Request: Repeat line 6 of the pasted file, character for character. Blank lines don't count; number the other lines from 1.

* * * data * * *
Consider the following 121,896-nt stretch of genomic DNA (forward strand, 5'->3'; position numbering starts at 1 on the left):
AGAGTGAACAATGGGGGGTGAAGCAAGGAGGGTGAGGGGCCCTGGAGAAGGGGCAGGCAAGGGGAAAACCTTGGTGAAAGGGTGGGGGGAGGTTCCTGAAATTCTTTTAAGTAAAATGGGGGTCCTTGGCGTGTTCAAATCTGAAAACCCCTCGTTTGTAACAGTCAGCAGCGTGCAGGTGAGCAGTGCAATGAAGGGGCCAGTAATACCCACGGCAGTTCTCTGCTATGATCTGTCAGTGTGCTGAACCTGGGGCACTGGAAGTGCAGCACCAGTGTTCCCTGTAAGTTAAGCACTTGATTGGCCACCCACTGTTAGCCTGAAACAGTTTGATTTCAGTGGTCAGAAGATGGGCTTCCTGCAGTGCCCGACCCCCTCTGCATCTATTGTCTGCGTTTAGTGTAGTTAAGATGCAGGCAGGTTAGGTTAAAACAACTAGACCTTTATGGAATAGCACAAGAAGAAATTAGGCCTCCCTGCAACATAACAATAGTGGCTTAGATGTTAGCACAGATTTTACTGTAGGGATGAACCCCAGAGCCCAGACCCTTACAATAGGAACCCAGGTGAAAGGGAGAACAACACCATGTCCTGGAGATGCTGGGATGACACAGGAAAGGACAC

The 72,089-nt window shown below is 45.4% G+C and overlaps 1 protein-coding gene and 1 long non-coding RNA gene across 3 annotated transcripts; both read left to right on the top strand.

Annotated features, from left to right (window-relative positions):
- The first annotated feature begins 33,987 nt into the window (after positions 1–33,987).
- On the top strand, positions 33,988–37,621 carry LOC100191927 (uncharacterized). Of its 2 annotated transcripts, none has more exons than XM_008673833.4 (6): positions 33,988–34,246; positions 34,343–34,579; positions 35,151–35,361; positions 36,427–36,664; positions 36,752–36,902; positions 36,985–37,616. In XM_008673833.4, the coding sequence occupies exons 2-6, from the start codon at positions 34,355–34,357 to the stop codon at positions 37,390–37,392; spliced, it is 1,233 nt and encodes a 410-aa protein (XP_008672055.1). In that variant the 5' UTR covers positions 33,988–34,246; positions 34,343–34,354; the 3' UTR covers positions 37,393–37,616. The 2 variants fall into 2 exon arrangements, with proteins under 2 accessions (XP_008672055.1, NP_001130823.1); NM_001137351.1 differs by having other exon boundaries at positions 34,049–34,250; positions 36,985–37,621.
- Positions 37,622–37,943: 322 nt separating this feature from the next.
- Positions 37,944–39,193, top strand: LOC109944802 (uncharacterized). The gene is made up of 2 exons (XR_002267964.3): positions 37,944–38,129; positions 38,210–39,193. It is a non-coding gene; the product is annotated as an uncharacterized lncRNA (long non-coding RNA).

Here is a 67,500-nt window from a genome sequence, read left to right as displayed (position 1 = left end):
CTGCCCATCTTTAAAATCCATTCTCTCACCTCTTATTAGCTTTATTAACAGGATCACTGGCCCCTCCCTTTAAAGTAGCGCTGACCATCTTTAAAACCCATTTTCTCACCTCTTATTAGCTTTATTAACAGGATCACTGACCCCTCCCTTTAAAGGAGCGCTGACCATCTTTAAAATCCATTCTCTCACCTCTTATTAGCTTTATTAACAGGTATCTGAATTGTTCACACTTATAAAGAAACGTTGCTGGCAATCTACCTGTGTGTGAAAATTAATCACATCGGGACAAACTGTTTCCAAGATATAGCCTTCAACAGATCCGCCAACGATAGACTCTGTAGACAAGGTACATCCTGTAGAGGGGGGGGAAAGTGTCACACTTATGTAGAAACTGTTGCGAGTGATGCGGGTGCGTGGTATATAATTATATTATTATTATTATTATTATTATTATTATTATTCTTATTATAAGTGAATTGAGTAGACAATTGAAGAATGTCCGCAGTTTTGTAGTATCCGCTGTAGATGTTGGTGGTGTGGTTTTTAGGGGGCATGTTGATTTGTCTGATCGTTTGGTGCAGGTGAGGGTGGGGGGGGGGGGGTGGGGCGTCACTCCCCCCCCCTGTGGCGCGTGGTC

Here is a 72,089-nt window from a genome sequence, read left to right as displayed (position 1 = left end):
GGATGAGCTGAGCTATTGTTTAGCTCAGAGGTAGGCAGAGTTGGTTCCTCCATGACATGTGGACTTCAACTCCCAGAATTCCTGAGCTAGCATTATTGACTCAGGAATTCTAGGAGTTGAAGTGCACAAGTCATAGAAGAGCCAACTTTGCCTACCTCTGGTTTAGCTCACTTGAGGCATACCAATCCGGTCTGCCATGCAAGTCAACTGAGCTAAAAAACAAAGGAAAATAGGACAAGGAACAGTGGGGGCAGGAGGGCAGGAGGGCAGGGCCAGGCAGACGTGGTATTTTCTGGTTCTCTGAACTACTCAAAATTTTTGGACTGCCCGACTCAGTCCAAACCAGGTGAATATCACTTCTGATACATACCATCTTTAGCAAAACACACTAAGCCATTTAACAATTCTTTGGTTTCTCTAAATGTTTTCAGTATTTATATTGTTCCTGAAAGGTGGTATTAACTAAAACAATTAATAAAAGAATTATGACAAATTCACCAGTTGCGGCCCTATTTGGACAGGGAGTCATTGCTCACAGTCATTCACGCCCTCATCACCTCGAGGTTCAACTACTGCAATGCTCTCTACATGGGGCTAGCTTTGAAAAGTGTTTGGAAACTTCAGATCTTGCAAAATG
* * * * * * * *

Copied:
- On the top strand, positions 33,988–37,621 carry LOC100191927 (uncharacterized). Of its 2 annotated transcripts, none has more exons than XM_008673833.4 (6): positions 33,988–34,246; positions 34,343–34,579; positions 35,151–35,361; positions 36,427–36,664; positions 36,752–36,902; positions 36,985–37,616. In XM_008673833.4, the coding sequence occupies exons 2-6, from the start codon at positions 34,355–34,357 to the stop codon at positions 37,390–37,392; spliced, it is 1,233 nt and encodes a 410-aa protein (XP_008672055.1). In that variant the 5' UTR covers positions 33,988–34,246; positions 34,343–34,354; the 3' UTR covers positions 37,393–37,616. The 2 variants fall into 2 exon arrangements, with proteins under 2 accessions (XP_008672055.1, NP_001130823.1); NM_001137351.1 differs by having other exon boundaries at positions 34,049–34,250; positions 36,985–37,621.